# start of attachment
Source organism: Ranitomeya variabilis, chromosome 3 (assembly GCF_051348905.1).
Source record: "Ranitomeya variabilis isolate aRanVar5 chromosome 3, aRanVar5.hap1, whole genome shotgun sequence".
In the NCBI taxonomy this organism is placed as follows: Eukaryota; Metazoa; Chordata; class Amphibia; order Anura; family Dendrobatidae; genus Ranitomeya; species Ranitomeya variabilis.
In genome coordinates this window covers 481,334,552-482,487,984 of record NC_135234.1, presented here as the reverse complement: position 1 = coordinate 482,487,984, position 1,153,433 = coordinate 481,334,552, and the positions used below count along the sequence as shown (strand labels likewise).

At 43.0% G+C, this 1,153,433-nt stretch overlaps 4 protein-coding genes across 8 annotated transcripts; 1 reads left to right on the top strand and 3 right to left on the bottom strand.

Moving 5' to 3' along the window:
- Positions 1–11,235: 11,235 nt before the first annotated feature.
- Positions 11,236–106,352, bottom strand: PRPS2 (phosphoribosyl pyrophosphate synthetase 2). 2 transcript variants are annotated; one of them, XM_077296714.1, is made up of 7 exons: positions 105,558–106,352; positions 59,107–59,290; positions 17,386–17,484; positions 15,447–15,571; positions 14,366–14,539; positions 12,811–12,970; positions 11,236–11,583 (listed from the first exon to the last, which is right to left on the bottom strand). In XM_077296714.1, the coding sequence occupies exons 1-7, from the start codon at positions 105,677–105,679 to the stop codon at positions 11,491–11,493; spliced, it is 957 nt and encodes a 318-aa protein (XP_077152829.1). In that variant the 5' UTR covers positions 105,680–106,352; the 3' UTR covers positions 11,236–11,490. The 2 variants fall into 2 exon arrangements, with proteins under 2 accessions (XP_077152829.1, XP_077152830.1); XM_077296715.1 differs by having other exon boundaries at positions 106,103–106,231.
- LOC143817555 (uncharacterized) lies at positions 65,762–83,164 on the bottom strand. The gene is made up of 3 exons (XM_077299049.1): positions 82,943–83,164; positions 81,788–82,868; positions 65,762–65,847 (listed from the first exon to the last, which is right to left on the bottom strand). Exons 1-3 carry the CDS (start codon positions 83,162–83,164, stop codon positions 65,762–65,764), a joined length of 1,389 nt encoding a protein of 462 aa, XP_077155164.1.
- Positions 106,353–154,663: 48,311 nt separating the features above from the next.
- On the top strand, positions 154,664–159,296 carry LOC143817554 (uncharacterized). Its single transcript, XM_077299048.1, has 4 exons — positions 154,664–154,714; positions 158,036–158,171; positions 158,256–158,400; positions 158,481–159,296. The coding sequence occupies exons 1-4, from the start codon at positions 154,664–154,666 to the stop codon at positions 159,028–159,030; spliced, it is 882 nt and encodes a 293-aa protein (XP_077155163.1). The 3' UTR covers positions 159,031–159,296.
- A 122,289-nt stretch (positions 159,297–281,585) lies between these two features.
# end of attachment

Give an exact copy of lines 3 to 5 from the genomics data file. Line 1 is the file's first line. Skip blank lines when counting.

In the NCBI taxonomy this organism is placed as follows: Eukaryota; Metazoa; Chordata; class Amphibia; order Anura; family Dendrobatidae; genus Ranitomeya; species Ranitomeya variabilis.
In genome coordinates this window covers 481,334,552-482,487,984 of record NC_135234.1, presented here as the reverse complement: position 1 = coordinate 482,487,984, position 1,153,433 = coordinate 481,334,552, and the positions used below count along the sequence as shown (strand labels likewise).

At 43.0% G+C, this 1,153,433-nt stretch overlaps 4 protein-coding genes across 8 annotated transcripts; 1 reads left to right on the top strand and 3 right to left on the bottom strand.